One of the most difficult tasks facing the Constitutional Convention was the creation of a strong national executive. Recent experience under the Articles of Confederation without a separate federal executive and the expectation that George Washington would be the first President encouraged the formation of a strong executive. In fact, during the ratification debate, Thomas Jefferson in France, and Antifederalists “Federal Farmer” and Hugh Ledlie of Connecticut suggested that Washington was the most dangerous man in America because the Constitutional Convention had given too much power to the President expecting that Washington would fill that office. Although everyone felt confident that Washington would not abuse those powers, Jefferson, Ledlie, and “Federal Farmer” worried about subsequent administrations under a President Slushington.

  • CSAC logo

    Better Late Than Never: Connecticut Ratifies the U.S. Bill of Rights, 12–13 April 1939

    Eighty-two years ago in 1939, three states belatedly ratified the U.S. Bill of Rights in a symbolic action commemorating Congress’ proposal of the amendments 150 years earlier in September 1789. In December 1789, Georgia was the only state that rejected all twelve of the amendments proposed by Congress, stating that the amendments were premature. Connecticut and Massachusetts also failed to ratify in 1789–1791 because their bicameral legislatures disagreed on how many of the twelve amendments should be ratified and neither state submitted an exemplification of what they had adopted.

  • Portrait of American Peace commissioners by Benjamin West, 1783

    Preceding Marbury: Confederation Congress Endorses the Concept of Judicial Review

    A quarter century before the landmark decision of Marbury v. Madison enunciated the concept of judicial review, the Confederation Congress advocated the authority of courts to rule unconstitutional acts to be null and void. It was part of the process of making the Articles of Confederation into a viable uniquely-American parliamentary system of government.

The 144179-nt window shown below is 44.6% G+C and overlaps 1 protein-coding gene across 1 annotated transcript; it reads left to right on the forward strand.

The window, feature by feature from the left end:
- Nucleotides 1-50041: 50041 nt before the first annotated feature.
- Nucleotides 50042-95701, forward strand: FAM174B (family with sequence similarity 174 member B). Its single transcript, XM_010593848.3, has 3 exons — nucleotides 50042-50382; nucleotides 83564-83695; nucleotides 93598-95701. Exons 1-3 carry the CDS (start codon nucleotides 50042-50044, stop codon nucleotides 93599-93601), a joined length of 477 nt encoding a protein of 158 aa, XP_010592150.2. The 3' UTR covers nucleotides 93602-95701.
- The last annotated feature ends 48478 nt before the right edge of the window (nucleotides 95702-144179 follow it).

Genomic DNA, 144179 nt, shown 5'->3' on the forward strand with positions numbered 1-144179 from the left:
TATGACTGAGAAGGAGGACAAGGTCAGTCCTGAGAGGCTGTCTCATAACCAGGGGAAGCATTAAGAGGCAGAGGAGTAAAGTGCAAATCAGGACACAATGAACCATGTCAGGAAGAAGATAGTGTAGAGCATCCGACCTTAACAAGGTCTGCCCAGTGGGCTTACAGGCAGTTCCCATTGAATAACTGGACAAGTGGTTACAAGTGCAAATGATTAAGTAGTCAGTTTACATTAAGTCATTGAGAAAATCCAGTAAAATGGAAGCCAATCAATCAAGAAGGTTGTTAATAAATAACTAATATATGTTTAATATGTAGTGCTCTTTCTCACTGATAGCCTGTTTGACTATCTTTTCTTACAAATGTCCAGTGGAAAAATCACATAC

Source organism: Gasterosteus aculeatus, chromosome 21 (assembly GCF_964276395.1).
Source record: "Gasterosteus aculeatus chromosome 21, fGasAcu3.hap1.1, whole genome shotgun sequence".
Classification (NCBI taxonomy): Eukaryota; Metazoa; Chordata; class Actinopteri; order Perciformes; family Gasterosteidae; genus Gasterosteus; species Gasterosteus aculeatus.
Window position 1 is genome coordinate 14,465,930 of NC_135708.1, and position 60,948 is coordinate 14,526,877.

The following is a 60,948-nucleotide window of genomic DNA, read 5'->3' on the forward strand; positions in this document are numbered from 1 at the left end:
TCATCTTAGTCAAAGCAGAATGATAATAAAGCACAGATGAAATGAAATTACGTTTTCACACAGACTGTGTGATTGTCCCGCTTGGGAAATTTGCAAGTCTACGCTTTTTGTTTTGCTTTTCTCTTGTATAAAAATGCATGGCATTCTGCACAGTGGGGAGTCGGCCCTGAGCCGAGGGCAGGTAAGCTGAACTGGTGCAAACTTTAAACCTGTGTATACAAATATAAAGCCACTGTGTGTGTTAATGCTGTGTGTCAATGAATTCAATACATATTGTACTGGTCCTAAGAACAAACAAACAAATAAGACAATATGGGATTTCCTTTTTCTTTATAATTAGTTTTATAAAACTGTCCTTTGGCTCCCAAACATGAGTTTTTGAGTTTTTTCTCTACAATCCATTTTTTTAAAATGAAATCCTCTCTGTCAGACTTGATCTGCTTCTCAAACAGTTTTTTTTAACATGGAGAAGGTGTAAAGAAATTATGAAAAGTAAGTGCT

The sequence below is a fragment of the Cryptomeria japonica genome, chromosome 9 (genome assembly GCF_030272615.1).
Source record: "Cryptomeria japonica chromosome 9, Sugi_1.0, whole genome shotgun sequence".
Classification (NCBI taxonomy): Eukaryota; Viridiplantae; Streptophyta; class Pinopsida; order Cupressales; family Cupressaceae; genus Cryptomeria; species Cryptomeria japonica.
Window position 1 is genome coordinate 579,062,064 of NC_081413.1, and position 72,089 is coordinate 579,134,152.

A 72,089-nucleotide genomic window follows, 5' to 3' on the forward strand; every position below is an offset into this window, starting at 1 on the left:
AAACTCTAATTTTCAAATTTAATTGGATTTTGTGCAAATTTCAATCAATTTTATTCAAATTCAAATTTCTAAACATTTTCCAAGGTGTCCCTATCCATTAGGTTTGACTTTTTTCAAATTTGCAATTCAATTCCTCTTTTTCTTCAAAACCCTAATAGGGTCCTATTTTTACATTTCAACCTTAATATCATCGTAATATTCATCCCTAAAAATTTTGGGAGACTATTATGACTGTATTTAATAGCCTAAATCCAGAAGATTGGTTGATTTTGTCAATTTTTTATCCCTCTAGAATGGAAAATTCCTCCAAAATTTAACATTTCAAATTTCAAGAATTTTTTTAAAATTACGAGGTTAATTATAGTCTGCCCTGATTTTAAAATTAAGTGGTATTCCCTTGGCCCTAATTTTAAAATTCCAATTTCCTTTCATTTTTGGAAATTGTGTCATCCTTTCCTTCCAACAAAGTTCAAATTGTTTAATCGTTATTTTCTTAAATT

• James Wilson

    The Goals of the Constitutional Convention

    Americans looked upon the Constitutional Convention with great anticipation. They hoped for much; but, with such high expectations, they feared the consequences of a lost opportunity. In two excerpts, written before and after the Convention sat, James Madison and James Wilson, two of the most important delegates, described what the Convention saw as its goal. According to Wilson: “The magnitude of the object before us filled our minds with awe and apprehension.”

  • Colonel David Humphreys by Gilbert Stuart

    Ratification of the U.S. Constitution: An Overview of the Process

    The procedure established in ratifying the proposed new Constitution of 1787 was critical. Previous attempts to amend the Articles of Confederation had failed because of the requirement in the Articles for the unanimous approval of the state legislatures. Without an alternative method of ratification, it was unlikely the Convention’s proposal would be adopted. Consequently, politically astute alternatives were proposed and utilized in ratifying the new Constitution.

  • Rhode Island Freemen Vote on the Constitution Referendum Results by Town, 24 March 1788

    Rhode Island Democracy Rejects the Constitution

    Throughout the colonial and Revolutionary eras, Rhode Island was the epitome of democracy. The legislature usually met for weekly sessions six times a year in five different towns within the tiny state. The state’s thirty towns held formal meetings on average nine times each year and regularly used the initiative and referendum. Rhode Island’s democratic proclivities often angered its neighbors. Such was the case when on three occasions in 1787 the legislature refused to send delegates to the Constitutional Convention, when it repeatedly refused in 1788 and 1789 to call a state ratifying convention, and when in 1788 it submitted the Constitution directly to the people in a referendum conducted in town meetings. Ironically, Rhode Island’s referendum was condemned as anti-democratic even though it was the only time in the ratification process that the people actually voted on the new Constitution that began “We the People.”

  • Alexander Pope